Catch the Wind

by Joel Bellman
Joel BellmanBy Joel Bellman      October 1, 2021

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Catch the Wind
Hywind, world’s first full-scale floating wind turbine, being assembled in the Åmøy Fjord near Stavanger, Norway, 2009 (Wikimedia Commons)
When candidate Joe Biden campaigned on green jobs and clean energy, it was easy to cheer. “Win-win,” right? The other guy, after all, had touted “beautiful clean coal” and posed in a hard hat for photo ops with coal executives, while dismissing global climate change as a “con” and a “hoax” perpetrated by the Chinese and by “scientists who are having a lot of fun.” He quit the Paris climate agreement, shamefully making the U.S. the only nation to withdraw—a blunder that President Biden quickly reversed during his first month in office. And few Topangans have forgotten who repeatedly blamed California for its wildfires, telling us to do a better job of sweeping up leaves on our forest floors (which are 58% federal land and only 3% state-owned) and suggesting that because we “don’t listen” to them, the feds should stop paying for forest management. But the technology meets the terra, so to speak, when the discussion moves from the general to the specific. Or as former New York Gov. Mario Cuomo once put it, “You campaign in poetry, but you govern in prose.” While wind energy is instinctively appealing as a clean, natural, renewable resource with a relatively small carbon footprint, things get a little more complicated off the campaign trail and back in the office. It drew little notice at the time, but back in May, President Biden and Gov. Gavin Newsom announced support for a pair of green energy projects for California that promise major benefits, but like everything else in life, not without some costs. The energy source is offshore wind, which blows stronger and more consistently than onshore winds during afternoon and early evening hours when demand peaks for electricity. The technology to catch the wind involves enormous turbines nearly 50 stories tall, with blades longer than a football field. The projects entail dozens of floating turbines, anchored to the ocean floor, wired together to send their electrical output to a seagoing substation, where a cable just under the seabed would carry it onshore to a distributing station and the power grid. In Northern California, the Humboldt Wind Energy Area comprises about 207 sq. miles about 21 miles off the coast from the city of Eureka. Closer to home, in Central California, the Morro Bay Wind Energy Area, yet to be defined, would fall within a 399 sq. statute mile “Call Area,” located roughly between 17-20 miles offshore just outside the southern end of the Monterey Bay National Marine Sanctuary between the Piedras Blancas Lighthouse and the coastal town of Cambria.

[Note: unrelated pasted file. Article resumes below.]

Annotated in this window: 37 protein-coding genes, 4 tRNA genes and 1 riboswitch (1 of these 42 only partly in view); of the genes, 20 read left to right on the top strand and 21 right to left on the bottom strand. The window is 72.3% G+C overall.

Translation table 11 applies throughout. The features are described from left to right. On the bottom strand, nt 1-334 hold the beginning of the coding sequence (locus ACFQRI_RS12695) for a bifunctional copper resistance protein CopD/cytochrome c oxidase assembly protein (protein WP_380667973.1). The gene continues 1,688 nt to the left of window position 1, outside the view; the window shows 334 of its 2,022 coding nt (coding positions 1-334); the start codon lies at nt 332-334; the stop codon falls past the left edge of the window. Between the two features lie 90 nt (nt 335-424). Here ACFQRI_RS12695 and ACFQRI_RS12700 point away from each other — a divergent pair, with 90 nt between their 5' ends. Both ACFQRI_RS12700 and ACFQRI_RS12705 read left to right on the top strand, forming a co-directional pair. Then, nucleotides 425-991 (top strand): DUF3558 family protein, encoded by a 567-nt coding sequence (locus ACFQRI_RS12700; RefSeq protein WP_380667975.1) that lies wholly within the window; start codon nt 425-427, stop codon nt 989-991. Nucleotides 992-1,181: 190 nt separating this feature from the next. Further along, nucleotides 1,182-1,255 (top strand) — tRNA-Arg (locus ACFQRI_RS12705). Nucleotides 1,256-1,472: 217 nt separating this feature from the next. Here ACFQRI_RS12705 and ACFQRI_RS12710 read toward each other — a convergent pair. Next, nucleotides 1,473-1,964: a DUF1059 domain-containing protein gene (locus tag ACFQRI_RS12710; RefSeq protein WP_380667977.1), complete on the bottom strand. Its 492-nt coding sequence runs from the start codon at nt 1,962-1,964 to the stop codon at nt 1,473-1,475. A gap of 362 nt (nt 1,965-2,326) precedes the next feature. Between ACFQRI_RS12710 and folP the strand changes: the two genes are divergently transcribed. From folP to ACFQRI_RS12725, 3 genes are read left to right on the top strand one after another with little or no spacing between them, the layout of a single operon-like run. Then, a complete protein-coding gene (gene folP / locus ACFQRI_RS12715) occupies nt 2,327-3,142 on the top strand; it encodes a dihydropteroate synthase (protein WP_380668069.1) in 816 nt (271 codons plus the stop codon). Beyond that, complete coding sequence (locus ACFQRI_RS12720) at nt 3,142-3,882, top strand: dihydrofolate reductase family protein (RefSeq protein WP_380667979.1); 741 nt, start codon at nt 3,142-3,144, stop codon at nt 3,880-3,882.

Rhode Island, US: 6 MW floating turbine at Block Island Wind Farm, the nation’s first commercial-scale offshore wind-generating network (Bureau of Ocean Energy Management, U.S. Department of the Interior)